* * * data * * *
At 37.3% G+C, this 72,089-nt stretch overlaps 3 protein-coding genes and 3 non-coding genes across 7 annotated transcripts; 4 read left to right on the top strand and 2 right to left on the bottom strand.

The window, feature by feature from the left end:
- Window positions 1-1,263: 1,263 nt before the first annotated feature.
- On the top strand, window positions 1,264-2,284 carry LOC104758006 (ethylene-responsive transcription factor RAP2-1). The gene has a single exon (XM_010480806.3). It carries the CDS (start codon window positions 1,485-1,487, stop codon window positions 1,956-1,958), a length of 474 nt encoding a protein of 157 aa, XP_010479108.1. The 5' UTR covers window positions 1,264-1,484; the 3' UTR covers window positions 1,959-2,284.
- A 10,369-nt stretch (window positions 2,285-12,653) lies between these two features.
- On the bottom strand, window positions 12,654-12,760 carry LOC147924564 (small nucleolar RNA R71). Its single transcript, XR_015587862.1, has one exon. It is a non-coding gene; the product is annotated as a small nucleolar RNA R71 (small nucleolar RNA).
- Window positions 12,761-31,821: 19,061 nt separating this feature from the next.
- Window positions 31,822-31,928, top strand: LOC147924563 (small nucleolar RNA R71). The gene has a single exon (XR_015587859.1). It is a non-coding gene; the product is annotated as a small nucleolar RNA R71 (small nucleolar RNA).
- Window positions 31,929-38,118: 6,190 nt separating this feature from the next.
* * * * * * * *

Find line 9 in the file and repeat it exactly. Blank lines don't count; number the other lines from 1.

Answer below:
- Window positions 31,929-38,118: 6,190 nt separating this feature from the next.